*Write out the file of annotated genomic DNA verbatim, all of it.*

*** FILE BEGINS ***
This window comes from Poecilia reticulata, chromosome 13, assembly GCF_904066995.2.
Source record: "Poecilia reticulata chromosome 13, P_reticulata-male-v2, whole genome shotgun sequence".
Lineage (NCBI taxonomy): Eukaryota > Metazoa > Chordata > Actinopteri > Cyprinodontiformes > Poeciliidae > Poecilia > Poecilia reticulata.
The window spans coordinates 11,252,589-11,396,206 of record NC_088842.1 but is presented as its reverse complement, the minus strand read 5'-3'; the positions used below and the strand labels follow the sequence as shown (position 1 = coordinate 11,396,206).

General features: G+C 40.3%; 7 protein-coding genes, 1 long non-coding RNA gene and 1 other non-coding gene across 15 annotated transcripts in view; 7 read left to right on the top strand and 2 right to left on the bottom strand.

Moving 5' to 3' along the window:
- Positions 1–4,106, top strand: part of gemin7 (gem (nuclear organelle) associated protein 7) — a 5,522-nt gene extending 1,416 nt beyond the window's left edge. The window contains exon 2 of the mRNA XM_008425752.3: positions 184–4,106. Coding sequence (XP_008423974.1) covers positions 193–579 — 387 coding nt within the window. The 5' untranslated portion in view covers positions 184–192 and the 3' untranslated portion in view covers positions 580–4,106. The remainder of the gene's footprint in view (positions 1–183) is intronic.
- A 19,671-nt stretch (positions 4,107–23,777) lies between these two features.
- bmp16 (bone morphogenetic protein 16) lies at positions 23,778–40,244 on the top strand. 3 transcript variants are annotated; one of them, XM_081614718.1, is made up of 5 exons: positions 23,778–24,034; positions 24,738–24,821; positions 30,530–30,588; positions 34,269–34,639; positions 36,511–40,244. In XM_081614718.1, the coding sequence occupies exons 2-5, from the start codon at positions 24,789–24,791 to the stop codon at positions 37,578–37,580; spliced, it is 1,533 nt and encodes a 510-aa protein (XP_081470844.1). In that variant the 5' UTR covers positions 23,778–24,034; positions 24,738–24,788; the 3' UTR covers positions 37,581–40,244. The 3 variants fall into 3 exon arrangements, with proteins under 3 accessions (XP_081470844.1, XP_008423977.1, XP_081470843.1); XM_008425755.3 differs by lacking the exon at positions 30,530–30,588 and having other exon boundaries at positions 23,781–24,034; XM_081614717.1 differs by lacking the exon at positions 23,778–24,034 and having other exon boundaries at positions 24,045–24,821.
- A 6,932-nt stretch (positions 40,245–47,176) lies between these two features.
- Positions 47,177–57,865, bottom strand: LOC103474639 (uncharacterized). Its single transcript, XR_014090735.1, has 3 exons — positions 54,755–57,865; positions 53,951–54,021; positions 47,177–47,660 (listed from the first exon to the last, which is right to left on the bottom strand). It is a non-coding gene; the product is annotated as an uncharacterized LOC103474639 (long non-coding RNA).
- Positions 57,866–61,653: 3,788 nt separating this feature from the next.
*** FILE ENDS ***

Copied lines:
This window comes from Poecilia reticulata, chromosome 13, assembly GCF_904066995.2.
Source record: "Poecilia reticulata chromosome 13, P_reticulata-male-v2, whole genome shotgun sequence".
Lineage (NCBI taxonomy): Eukaryota > Metazoa > Chordata > Actinopteri > Cyprinodontiformes > Poeciliidae > Poecilia > Poecilia reticulata.
The window spans coordinates 11,252,589-11,396,206 of record NC_088842.1 but is presented as its reverse complement, the minus strand read 5'-3'; the positions used below and the strand labels follow the sequence as shown (position 1 = coordinate 11,396,206).

General features: G+C 40.3%; 7 protein-coding genes, 1 long non-coding RNA gene and 1 other non-coding gene across 15 annotated transcripts in view; 7 read left to right on the top strand and 2 right to left on the bottom strand.

Moving 5' to 3' along the window:
- Positions 1–4,106, top strand: part of gemin7 (gem (nuclear organelle) associated protein 7) — a 5,522-nt gene extending 1,416 nt beyond the window's left edge. The window contains exon 2 of the mRNA XM_008425752.3: positions 184–4,106. Coding sequence (XP_008423974.1) covers positions 193–579 — 387 coding nt within the window. The 5' untranslated portion in view covers positions 184–192 and the 3' untranslated portion in view covers positions 580–4,106. The remainder of the gene's footprint in view (positions 1–183) is intronic.
- A 19,671-nt stretch (positions 4,107–23,777) lies between these two features.
- bmp16 (bone morphogenetic protein 16) lies at positions 23,778–40,244 on the top strand. 3 transcript variants are annotated; one of them, XM_081614718.1, is made up of 5 exons: positions 23,778–24,034; positions 24,738–24,821; positions 30,530–30,588; positions 34,269–34,639; positions 36,511–40,244. In XM_081614718.1, the coding sequence occupies exons 2-5, from the start codon at positions 24,789–24,791 to the stop codon at positions 37,578–37,580; spliced, it is 1,533 nt and encodes a 510-aa protein (XP_081470844.1). In that variant the 5' UTR covers positions 23,778–24,034; positions 24,738–24,788; the 3' UTR covers positions 37,581–40,244. The 3 variants fall into 3 exon arrangements, with proteins under 3 accessions (XP_081470844.1, XP_008423977.1, XP_081470843.1); XM_008425755.3 differs by lacking the exon at positions 30,530–30,588 and having other exon boundaries at positions 23,781–24,034; XM_081614717.1 differs by lacking the exon at positions 23,778–24,034 and having other exon boundaries at positions 24,045–24,821.
- A 6,932-nt stretch (positions 40,245–47,176) lies between these two features.
- Positions 47,177–57,865, bottom strand: LOC103474639 (uncharacterized). Its single transcript, XR_014090735.1, has 3 exons — positions 54,755–57,865; positions 53,951–54,021; positions 47,177–47,660 (listed from the first exon to the last, which is right to left on the bottom strand). It is a non-coding gene; the product is annotated as an uncharacterized LOC103474639 (long non-coding RNA).
- Positions 57,866–61,653: 3,788 nt separating this feature from the next.